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Honda Pilot vs Mazda CX-9 vs Toyota Highlander

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  • cericceric Posts: 1,093
    Toyota Highlander: 5216
    Honda Pilot: 5438
    Mazda CX9: 1390
  • Considering that Toyota sells nearly 10 times as many vehicles as Mazda, I would imagine that Mazda is pretty happy with the way the CX9 is selling vs. the Highlander. I'm most surprised by the Pilot's success. This car has be universally panned by reviewers, most of whom agree that the current model is a step backwards. On top of that the car is expensive, ugly as can be, and somewhat truck-like in a market that is supposedly moving away from that image. I guess brand loyalty and a reputation for quality can go a long way.
  • citivascitivas Posts: 144
    It’s not even remotely true that the new Pilot was “almost universally panned” by the reviewers. The reviews were actually unusually polarized – usually there is a general consensus on a car in the professional community but in this case it got panned by some and lavishly lauded by others. Numerous prestigious sources gave it the top of its class or named it Car (or SUV) of the Year. So you must be reading a pretty selected subset of the major auto mags to come up with your conclusion.

    It’s also not fair to dismiss it as brand loyalty or quality. Our family were die-hard Toyota/Lexus fans, having had several vehicles from them and liked them all. We started out specifically looking at the Highlander and only considered other cars when we couldn’t bring ourselves to accept the significant compromises and limitations of that car. We test drive the Pilot early on and didn’t expect to end up with it because we didn’t like the look or finishes. But we did because in terms of features it was unmatched. Others who’ve posted here and elsewhere have said the same. In our case we weren’t even that price sensitive – we looked at the BMV, Audi, Acura, etc. too and none of them had all the benefits of the new Pilot. So we ended up with it by process of elimination – our first Honda ever. And it has become our favorite car ever. All five of my immediate family (including three kids), plus both set of grandparents love the pilot. One set of grandparents even has the Highlander Hybrid and now regret they didn’t get the Pilot. Our other car is a high-end Toyota Sienna and no one ever wants to be in it if they have a choice between it and the Pilot. It gets slightly better gas mileage than the Sienna too, and the Honda navigation blows the Toyota’s away. The full iPod integration is a favorite too – I couldn’t believe that they didn’t offer than in the Acura MDX cousin of the Pilot.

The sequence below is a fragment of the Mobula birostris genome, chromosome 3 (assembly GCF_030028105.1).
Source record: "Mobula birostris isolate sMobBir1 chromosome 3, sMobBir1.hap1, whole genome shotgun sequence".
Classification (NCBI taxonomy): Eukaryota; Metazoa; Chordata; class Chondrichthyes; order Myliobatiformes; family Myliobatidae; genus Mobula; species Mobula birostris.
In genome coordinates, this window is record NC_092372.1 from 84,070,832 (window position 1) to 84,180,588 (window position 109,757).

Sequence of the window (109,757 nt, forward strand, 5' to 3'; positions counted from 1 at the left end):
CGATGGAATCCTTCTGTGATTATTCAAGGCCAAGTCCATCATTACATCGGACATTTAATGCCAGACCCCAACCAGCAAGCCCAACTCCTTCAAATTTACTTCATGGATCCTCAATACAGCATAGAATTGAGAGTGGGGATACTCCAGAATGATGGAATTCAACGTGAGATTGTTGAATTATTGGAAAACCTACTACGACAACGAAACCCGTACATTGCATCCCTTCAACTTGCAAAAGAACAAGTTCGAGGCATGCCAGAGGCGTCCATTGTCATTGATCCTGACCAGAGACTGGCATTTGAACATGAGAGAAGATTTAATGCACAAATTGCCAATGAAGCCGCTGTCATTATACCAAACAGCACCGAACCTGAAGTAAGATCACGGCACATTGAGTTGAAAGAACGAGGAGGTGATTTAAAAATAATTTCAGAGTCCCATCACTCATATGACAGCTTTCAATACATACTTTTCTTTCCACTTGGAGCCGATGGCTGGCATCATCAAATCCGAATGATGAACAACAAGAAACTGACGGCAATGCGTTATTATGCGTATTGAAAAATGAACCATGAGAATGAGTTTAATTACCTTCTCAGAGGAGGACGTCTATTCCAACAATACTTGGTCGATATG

• Reviews for the current Pilot were pretty poor, particularly in light of the praise showered on the prior version. Sure there were some decent reviews but Edmunds doesn't rank it too highly There are certainly plenty of good things you can say about it. This segment of the market has a lot of interesting cars and, unlike the minivan segment, they're not all marching to the beat of the same drummer. They all have strengths and there's something for everyone. The Pilot has great tech options and if you need 3 kids seats in the second row of your crossover, this is the one to get. But it has some major shortcomings as well:
    Fuel economy is no better than competition even though the car is neither extraordinarily powerful nor big.
    The styling is not particularly attractive although I guess some may like it.
    The brakes are pretty poor -- the Pilot may score well on crash tests but an additional 25 feet in 60-0 distance (vs. the CX-9) could mean the difference between a crash and a non-event.
    The price is relatively high and, if they're selling this well, dealers don't need to be as flexible in negotiations.